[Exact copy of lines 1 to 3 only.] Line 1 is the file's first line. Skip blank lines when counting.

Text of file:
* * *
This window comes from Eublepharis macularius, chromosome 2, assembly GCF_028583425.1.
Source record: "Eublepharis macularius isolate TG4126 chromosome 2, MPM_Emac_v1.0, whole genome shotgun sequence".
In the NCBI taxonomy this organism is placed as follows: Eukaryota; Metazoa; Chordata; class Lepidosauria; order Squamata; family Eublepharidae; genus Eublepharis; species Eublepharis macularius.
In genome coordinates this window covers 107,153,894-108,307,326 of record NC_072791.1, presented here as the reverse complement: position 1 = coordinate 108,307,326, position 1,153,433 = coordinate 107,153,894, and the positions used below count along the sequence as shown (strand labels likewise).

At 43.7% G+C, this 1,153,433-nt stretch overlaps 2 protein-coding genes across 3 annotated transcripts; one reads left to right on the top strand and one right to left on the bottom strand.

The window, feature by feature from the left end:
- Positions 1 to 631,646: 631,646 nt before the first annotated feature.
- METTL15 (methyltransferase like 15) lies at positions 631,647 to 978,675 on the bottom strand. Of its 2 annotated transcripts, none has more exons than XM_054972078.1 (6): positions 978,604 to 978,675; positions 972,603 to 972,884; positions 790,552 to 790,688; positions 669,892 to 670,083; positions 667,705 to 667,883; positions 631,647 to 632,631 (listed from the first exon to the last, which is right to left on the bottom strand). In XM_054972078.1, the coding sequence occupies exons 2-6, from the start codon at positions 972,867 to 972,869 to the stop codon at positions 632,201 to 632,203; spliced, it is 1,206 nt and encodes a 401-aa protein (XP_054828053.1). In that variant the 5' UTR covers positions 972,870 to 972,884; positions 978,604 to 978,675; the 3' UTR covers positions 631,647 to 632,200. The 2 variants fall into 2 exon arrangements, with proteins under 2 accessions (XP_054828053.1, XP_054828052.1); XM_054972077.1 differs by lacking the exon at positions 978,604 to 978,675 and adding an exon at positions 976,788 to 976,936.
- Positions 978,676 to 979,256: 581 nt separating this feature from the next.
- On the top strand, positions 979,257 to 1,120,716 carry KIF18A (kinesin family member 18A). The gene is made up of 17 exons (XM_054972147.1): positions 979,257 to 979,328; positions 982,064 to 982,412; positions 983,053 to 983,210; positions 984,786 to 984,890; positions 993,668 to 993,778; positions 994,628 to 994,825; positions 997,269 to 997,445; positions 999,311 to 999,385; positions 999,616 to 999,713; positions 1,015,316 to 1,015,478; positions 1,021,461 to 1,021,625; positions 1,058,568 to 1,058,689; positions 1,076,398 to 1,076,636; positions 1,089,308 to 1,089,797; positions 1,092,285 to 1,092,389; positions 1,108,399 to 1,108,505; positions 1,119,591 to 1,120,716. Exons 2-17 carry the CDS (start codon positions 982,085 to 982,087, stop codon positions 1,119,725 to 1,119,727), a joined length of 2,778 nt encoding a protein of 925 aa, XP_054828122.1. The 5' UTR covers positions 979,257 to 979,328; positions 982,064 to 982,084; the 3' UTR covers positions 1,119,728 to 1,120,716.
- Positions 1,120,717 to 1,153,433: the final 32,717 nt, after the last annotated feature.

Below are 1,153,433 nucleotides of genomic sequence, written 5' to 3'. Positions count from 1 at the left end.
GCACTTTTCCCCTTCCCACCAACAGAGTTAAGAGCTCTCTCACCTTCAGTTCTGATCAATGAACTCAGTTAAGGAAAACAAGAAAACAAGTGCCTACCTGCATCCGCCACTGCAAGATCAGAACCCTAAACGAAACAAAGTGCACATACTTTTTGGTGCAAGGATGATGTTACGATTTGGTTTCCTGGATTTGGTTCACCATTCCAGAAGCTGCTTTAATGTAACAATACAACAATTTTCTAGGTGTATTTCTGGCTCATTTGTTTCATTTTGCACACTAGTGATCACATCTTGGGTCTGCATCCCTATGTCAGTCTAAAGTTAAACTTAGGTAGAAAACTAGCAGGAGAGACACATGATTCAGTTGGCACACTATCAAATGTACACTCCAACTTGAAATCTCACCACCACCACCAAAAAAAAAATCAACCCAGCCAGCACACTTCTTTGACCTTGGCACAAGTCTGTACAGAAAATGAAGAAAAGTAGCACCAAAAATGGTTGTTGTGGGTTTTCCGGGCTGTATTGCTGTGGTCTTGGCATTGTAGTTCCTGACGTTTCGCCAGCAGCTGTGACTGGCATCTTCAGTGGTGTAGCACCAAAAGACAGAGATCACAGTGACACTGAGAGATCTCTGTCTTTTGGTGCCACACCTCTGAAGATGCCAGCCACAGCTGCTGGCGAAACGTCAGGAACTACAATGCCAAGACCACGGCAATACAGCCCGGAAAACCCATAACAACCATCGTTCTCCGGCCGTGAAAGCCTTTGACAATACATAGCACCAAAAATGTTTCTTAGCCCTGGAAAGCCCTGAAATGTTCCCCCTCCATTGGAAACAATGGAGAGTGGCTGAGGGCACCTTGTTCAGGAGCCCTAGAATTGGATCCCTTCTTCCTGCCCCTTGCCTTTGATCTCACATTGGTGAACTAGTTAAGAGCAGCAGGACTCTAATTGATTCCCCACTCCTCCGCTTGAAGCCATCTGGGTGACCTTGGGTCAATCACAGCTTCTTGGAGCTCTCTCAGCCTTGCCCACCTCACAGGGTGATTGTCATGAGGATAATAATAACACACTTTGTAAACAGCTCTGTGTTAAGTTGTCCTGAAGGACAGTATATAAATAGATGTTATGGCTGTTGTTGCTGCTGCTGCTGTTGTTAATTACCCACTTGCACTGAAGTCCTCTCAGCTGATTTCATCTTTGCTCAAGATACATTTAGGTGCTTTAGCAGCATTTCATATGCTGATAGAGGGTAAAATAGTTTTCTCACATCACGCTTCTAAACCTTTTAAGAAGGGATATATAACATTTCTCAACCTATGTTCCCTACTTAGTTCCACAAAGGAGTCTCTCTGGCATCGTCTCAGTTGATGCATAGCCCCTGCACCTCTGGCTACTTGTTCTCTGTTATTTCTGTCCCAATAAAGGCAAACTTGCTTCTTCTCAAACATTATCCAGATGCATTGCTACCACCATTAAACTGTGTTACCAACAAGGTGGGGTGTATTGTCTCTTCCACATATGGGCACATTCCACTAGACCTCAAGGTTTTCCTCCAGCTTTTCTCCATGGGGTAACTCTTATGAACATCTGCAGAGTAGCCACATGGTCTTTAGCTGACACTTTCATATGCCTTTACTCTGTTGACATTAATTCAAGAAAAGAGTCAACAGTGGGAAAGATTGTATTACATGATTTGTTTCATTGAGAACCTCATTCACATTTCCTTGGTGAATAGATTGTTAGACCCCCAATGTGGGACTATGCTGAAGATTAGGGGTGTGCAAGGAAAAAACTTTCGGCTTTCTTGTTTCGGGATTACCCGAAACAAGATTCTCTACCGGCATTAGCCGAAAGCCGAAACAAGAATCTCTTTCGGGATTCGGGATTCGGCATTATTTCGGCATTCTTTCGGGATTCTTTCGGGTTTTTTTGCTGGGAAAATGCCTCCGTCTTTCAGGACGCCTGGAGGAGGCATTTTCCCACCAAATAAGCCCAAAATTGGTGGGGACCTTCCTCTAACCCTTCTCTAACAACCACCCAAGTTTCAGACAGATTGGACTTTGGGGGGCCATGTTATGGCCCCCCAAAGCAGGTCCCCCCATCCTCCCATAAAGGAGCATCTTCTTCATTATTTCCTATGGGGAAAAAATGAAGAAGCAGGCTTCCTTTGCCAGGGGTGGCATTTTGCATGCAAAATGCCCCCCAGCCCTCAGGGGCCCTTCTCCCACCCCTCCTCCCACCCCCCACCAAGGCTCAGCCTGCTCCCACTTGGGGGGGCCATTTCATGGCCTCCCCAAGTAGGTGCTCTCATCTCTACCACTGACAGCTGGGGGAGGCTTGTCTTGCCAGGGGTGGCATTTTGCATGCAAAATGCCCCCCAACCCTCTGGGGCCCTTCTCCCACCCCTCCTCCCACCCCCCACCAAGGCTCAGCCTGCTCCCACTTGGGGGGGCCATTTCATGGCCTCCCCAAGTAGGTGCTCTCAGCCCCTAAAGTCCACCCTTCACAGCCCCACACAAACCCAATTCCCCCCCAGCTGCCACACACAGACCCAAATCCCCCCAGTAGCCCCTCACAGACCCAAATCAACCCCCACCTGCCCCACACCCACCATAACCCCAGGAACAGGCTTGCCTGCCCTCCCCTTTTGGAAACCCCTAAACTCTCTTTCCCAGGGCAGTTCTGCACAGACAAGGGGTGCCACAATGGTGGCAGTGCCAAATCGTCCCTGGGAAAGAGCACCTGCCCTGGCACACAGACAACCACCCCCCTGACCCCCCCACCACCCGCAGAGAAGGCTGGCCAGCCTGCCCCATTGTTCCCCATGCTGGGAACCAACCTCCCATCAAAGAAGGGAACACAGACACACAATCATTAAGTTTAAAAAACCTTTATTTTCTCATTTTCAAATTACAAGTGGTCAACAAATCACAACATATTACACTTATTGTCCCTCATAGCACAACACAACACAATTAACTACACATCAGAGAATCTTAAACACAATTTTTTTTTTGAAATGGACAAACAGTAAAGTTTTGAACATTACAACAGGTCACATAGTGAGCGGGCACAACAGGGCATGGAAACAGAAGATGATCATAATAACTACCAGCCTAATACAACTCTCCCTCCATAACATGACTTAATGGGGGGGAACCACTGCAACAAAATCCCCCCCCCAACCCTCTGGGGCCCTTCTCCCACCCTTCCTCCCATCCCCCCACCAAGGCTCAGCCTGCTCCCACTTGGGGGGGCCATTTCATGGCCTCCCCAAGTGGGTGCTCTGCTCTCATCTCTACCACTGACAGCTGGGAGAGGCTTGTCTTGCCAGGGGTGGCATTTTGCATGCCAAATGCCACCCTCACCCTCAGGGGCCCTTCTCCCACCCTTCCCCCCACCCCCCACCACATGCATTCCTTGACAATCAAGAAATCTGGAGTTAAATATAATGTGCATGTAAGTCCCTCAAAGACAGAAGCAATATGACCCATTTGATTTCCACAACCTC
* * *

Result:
This window comes from Eublepharis macularius, chromosome 2, assembly GCF_028583425.1.
Source record: "Eublepharis macularius isolate TG4126 chromosome 2, MPM_Emac_v1.0, whole genome shotgun sequence".
In the NCBI taxonomy this organism is placed as follows: Eukaryota; Metazoa; Chordata; class Lepidosauria; order Squamata; family Eublepharidae; genus Eublepharis; species Eublepharis macularius.